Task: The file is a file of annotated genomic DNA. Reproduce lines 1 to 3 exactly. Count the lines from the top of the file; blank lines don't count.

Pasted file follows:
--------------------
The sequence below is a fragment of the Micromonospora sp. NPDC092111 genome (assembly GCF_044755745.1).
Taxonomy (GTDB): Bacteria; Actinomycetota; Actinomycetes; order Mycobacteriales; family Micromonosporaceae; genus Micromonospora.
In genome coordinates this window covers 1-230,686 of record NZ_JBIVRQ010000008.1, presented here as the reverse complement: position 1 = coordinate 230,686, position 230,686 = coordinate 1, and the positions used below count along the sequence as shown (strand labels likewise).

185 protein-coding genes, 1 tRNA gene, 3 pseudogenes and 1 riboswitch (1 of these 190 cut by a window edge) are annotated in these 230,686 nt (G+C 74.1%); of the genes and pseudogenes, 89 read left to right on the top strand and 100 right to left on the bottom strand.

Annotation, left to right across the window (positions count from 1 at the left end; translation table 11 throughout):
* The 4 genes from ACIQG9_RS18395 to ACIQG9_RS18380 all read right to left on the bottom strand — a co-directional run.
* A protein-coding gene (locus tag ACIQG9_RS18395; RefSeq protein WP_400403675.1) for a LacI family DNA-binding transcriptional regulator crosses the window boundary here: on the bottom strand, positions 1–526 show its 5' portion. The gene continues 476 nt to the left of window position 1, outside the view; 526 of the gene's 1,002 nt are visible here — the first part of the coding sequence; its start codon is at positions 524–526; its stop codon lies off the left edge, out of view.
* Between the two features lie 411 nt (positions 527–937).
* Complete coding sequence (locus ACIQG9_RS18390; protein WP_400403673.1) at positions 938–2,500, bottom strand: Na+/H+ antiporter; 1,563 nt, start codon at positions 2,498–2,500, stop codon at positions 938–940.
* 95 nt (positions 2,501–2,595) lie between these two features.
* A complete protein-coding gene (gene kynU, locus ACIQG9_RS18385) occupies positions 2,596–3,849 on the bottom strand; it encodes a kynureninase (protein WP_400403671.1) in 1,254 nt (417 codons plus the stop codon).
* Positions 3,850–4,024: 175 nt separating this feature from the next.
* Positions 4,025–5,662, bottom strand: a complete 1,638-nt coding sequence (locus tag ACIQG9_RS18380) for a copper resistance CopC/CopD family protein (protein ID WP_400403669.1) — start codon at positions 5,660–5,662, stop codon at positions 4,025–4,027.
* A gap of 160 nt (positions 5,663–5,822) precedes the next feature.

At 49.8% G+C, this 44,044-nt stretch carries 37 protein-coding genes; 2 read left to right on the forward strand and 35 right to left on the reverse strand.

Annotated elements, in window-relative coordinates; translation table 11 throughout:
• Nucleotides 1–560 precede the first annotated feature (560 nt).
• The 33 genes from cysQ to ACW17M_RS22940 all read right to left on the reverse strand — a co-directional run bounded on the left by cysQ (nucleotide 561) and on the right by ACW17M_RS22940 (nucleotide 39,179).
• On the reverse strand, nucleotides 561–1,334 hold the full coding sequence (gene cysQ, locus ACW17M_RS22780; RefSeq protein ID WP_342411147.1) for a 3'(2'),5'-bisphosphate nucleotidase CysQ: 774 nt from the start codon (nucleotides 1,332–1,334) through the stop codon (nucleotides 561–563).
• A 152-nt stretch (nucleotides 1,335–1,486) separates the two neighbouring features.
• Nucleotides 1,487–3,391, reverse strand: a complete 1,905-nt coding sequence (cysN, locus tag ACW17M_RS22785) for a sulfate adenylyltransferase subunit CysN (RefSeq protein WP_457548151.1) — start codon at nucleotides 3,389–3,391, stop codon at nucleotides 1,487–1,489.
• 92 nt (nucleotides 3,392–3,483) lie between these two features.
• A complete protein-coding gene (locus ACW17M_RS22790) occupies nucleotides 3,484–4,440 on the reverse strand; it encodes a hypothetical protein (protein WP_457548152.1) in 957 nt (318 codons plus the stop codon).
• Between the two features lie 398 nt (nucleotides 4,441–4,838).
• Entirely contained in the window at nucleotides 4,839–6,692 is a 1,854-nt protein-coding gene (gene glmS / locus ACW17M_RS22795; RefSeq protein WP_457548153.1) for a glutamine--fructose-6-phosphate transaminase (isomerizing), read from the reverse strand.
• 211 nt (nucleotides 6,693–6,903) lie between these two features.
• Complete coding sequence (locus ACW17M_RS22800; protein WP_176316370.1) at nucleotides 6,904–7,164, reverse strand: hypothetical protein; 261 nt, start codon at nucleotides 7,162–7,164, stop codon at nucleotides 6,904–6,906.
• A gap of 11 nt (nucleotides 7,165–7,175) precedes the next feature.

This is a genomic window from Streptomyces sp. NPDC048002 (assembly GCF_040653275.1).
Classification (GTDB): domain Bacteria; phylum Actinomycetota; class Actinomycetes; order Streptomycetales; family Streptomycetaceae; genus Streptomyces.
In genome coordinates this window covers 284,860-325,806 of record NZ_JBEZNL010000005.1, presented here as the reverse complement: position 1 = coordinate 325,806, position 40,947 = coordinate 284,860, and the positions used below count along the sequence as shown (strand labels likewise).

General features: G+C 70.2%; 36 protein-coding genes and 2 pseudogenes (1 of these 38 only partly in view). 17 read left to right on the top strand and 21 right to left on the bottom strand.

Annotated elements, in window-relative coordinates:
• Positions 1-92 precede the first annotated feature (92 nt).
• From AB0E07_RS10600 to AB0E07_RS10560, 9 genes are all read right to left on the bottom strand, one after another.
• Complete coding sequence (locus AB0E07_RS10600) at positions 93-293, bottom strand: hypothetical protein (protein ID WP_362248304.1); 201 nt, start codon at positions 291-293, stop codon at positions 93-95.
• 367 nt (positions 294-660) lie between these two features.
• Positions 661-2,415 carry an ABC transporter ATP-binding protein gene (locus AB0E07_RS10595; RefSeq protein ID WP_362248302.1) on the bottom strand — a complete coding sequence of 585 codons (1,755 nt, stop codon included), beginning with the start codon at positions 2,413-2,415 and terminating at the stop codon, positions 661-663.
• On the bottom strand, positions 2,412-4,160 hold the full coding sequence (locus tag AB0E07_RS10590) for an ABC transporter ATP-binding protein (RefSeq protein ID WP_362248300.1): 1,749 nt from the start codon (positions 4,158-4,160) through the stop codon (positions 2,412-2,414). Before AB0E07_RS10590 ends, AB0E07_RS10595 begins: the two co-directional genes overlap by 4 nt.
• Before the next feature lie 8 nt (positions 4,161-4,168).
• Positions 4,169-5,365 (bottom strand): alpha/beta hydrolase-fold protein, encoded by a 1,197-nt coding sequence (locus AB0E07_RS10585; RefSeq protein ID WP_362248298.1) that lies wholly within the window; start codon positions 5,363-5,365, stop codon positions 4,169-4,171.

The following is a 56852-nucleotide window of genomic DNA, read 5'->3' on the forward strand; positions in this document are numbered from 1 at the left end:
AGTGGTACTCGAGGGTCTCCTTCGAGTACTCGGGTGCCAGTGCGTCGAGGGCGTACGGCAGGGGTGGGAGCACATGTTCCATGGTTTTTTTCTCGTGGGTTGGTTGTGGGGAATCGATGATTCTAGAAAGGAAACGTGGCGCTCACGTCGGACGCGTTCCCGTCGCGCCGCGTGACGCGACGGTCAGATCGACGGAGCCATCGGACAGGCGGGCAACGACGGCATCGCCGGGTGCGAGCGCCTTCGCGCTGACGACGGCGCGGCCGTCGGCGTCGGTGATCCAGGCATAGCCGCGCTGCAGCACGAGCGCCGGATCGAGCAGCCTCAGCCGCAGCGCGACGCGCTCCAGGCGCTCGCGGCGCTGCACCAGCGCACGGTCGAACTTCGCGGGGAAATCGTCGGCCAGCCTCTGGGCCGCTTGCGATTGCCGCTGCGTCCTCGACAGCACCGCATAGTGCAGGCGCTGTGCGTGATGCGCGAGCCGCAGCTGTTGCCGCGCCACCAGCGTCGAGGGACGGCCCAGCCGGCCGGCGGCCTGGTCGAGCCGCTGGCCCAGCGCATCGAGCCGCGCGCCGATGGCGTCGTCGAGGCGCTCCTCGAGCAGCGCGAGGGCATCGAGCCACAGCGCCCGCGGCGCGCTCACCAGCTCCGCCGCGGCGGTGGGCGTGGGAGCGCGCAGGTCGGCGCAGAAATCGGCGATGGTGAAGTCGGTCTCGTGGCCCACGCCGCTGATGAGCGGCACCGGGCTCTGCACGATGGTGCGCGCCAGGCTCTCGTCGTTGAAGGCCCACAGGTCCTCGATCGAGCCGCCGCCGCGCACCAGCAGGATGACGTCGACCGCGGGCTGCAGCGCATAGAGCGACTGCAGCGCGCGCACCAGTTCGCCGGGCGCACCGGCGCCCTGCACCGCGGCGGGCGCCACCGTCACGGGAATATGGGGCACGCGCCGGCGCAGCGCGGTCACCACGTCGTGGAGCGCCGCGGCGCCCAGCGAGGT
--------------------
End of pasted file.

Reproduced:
The sequence below is a fragment of the Micromonospora sp. NPDC092111 genome (assembly GCF_044755745.1).
Taxonomy (GTDB): Bacteria; Actinomycetota; Actinomycetes; order Mycobacteriales; family Micromonosporaceae; genus Micromonospora.
In genome coordinates this window covers 1-230,686 of record NZ_JBIVRQ010000008.1, presented here as the reverse complement: position 1 = coordinate 230,686, position 230,686 = coordinate 1, and the positions used below count along the sequence as shown (strand labels likewise).